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Here's How Cate Blanchett Manages Acting-Related Anxiety

Just because someone is a professional actor doesn't mean that they don't fear the scrutiny of being watched by an audience. In 2014, actor Emma Watson gave an inspiring speech about feminism to the United Nations. But, despite years of being an actor, the "Perks of Being a Wallflower" star told the Evening Standard that she was very scared. "I was utterly terrified," she said in the interview. "Really, really bricking it. It was one of those moments when inspiring women have picked me up, scraped me up from the floor, and said, 'I know you're terrified, but you can do this.'" Ultimately she completed her speech and it became well-known throughout the world.

Jennifer Lawrence said in a New York Times interview that she struggles to deal with public scrutiny as a celebrity and copes with it by thinking of her public persona as separate from her private self. "I find a certain peace by thinking of me in public as sort of an avatar self," she explained. "You out there can have the avatar me. I can keep me. And I just try to acknowledge that this scrutiny is stressful, and that anyone would find it stressful." Indeed, few people could endure the amount of criticism that a celebrity like Jennifer Lawrence gets just for being herself.

In a 2012 interview with San Francisco Gate, actor Hayden Panettiere said that she overcame the stage fright of having to sing on her show "Nashville" by taking comfort in knowing that she was in character and not performing as herself. She said she was inspired to use this method by performers like Beyonce, who perform as alter egos of themselves.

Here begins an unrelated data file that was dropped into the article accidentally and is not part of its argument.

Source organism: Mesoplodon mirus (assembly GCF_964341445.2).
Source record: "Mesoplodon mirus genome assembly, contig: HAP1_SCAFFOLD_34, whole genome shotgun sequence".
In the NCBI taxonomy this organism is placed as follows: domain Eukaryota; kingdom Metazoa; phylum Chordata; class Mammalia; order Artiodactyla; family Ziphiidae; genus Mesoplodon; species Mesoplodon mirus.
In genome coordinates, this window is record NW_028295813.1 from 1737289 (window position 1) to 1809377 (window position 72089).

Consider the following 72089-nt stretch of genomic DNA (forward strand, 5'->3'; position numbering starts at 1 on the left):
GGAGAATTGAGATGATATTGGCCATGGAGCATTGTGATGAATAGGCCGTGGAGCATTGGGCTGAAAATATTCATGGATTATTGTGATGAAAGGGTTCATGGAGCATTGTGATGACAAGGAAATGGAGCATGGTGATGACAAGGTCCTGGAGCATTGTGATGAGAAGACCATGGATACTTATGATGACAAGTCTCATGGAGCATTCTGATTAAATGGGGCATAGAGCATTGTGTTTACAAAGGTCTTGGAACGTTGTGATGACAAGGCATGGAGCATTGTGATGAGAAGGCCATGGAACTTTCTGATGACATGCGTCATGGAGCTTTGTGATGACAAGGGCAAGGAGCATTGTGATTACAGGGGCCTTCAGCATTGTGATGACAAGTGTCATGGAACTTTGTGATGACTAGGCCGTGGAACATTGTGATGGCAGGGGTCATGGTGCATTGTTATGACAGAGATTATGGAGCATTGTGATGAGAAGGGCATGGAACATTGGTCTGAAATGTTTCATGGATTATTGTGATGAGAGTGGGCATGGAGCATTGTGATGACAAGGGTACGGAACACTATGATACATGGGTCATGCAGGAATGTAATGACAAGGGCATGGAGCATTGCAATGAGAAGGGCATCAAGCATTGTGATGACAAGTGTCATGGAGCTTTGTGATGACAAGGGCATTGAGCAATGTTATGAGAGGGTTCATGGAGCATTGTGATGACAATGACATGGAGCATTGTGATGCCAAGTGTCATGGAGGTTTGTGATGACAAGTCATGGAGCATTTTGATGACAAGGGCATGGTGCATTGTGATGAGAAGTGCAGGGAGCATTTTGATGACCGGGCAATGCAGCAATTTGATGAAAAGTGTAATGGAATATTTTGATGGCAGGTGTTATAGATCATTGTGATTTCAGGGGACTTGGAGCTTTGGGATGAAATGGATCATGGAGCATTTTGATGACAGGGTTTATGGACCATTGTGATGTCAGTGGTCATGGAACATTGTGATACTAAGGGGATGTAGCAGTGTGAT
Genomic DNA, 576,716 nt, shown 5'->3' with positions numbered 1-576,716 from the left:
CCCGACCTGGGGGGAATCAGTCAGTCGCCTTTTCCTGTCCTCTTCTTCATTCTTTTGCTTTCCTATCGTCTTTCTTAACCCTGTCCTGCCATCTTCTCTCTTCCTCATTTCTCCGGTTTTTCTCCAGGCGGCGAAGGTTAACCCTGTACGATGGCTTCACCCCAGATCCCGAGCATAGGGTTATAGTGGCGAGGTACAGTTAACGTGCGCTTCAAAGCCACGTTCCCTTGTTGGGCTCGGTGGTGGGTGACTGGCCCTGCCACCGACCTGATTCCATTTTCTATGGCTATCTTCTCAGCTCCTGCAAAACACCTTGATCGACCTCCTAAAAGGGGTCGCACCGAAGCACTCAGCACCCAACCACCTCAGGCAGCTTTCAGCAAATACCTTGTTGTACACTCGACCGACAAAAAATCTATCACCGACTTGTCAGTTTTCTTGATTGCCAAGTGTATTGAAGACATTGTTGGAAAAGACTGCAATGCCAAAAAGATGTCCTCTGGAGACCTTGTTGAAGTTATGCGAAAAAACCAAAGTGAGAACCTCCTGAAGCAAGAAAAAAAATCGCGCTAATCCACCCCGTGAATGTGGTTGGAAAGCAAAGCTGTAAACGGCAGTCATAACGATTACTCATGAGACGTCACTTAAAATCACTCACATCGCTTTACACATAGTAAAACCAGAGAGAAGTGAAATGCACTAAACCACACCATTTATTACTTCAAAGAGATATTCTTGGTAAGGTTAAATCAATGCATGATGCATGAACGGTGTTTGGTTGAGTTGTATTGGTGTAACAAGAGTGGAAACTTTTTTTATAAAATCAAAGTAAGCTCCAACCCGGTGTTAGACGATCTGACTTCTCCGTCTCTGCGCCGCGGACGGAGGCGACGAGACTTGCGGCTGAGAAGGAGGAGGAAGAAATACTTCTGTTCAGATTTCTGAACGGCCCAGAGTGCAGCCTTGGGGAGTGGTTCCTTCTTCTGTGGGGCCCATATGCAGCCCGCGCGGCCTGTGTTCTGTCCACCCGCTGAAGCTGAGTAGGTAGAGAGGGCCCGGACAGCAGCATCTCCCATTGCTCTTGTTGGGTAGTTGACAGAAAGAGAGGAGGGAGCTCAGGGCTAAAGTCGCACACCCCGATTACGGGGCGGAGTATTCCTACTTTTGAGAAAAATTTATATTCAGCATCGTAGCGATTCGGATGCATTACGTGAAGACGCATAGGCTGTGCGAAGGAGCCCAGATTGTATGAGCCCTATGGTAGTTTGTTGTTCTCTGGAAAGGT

In an interview, actor Cate Blanchett talked about how she deals with anxiety around acting.

Cate Blanchett pretends that nobody's watching

In an interview with First We Feast–as part of its series "Hot Ones" in which celebrities are interviewed while eating very spicy chicken wings–Blanchett was asked about how she deals with the anxiety around acting, and she talked about how she simply pretends that nobody is going to watch what she's making. "I think it's just the way that I deal with the anxiety of it. Because you have to have a lack of consequence. So you're going to embarrass yourself, and acting is embarrassing all of the time. You embarrass yourself in public. You really do have to pretend that no one's going to see it." She went on to joke that she didn't think anyone was actually seeing her movies anyway, which fans of course know isn't true. She did say that she hoped people would come to see her in her new film, "Tár."

It looks like the actor will get her wish, as Scott Simon of NPR called "Tár" "one of the biggest films of the fall." In the film, Blanchett plays a brilliant and world-renowned classical music conductor named Lydia Tár. Buzzfeed's Crystal Ro said about the film that she's "100% sure" that Cate Blanchett will get at least another Oscar nomination for her role, if not a win. It seems all eyes will, in fact, be on Blanchett this fall, and especially into Oscar season.